I’m bewitched by my watch

The first time ever I saw his face I fell head over heels

Time

28 Nov 2018

This year I fell in love. The object of my affection wasn’t a boy — rather a gift from one. And that gift was a wristwatch: a beautiful, tiny, late 1950s piece by Ingersoll that I didn’t know how much I needed until I put him on my wrist for the first time. I always refer to the watch as ‘him’. For whatever reason, watches feel inherently masculine, in the same way that ships are always feminine.

Unlike the boy in question (a proud horologist who owns 17 of the things), I was never that keen on watches. Something about them always made me feel claustrophobic; that strange feeling of having a machine strapped to your person. I owned just one — a simple plastic Casio with a temper mental stopwatch — that I would use to time my running and then take off as soon as I got home.

My lack of a good watch bothered him. He found it incompatible with my love for other analogue and delicate things: fountain pens, good stationery, 35mm cameras. When he gave him to me, it was love at first sight. With his delicate 20mm white face, gold markers to denote numbers, and that stirring elegant tick, he seemed like something from a wartime drama. And there he was, on my wrist.

Now we can barely be parted. I make an exception for riding — horses and delicate mechanics don’t mix — but put him back on as soon as I’m done. He has a 14mm alligator strap which goes with everything: cashmere jumpers, shirts, tea dresses, cocktail dresses, wax jackets. But the most extraordinary thing of all is that now, after 25 years of being anti-watch, I am now a watch person. It’s amazing what love can do.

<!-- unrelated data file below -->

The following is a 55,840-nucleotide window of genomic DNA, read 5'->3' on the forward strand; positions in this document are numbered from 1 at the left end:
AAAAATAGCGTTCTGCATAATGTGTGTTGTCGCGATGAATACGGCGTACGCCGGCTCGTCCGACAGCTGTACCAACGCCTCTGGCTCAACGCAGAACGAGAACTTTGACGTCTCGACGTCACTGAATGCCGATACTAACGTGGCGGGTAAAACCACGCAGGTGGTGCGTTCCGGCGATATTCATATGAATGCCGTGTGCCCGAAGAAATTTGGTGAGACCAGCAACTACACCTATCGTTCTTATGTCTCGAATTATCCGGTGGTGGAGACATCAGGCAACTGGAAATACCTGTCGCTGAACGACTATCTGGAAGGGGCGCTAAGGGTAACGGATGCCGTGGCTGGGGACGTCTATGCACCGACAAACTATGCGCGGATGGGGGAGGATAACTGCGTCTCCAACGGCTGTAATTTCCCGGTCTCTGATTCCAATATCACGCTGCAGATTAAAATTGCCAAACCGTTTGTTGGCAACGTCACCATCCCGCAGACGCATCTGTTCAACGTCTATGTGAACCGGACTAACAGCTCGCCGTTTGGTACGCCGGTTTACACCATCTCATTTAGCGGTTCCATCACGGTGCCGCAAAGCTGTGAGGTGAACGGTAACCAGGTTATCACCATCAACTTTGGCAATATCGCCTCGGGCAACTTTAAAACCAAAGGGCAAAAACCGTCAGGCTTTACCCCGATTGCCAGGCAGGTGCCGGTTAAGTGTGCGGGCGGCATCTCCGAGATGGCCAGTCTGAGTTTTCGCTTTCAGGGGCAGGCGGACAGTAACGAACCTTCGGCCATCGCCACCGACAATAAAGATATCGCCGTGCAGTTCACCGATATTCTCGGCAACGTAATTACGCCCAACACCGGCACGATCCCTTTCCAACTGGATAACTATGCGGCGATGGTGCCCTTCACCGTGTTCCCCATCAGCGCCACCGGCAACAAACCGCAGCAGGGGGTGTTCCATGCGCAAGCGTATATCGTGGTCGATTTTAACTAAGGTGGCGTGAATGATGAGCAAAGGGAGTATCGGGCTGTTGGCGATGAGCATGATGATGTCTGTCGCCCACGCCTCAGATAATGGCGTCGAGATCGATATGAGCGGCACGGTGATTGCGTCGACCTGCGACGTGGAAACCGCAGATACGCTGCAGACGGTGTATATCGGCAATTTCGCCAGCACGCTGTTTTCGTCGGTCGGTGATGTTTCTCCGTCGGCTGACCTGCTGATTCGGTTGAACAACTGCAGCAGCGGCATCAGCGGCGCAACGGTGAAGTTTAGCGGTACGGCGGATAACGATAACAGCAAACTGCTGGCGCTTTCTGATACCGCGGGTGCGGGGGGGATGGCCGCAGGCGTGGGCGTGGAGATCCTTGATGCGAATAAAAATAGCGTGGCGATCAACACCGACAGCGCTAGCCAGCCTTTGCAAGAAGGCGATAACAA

If I leave the house without him, I feel bare. The commitment isn’t just to wearing him, it’s to making sure he works, every day — like any relationship. Being an old watch, he requires daily winding, 15 gentle backwards motions. ‘When you start to feel resistance, stop winding,’ I was told when I was given him. Once, he stopped in the middle of the day and I panicked. No bother; a gentle wind did the trick.

My eyes are newly opened. In recent weeks, I’ve been to the horology exhibition at the Science Museum (free entry — literally well worth your time), and I now see jewellery shop windows in a different light. When I’m out people-watching, I now examine my subjects’ watches instead of just their shoes.

Is it fair to judge someone by their watch? I’d say so. Unlike shoes, wearing a watch isn’t compulsory, so it’s always a statement. A month or so ago, interviewing one of the richest men in the country, I was perturbed to notice absolutely nothing remarkable about his watch at all. The wristwatch may not define who we are, but it offers a clue.

As odd as it might sound, wearing a good watch turns the everyday task of telling the time into a joy. When your brain is forced to really engage with the task — by figuring out the position of two spindly hands — it is more likely to remember what it has seen. Even though it might not always be correct: I usually have to add five minutes to whatever the face shows me, and am surprised when it turns out to be right.

It sounds bizarre — the notion of having fallen in love with telling the time. But it is a revelation. Time is what powers the universe, however abstract a concept it is. Clocks are what keep us going. Without them, we would be nowhere. The watch is a complex, clever object. Truly, it is the gift that keeps on giving.


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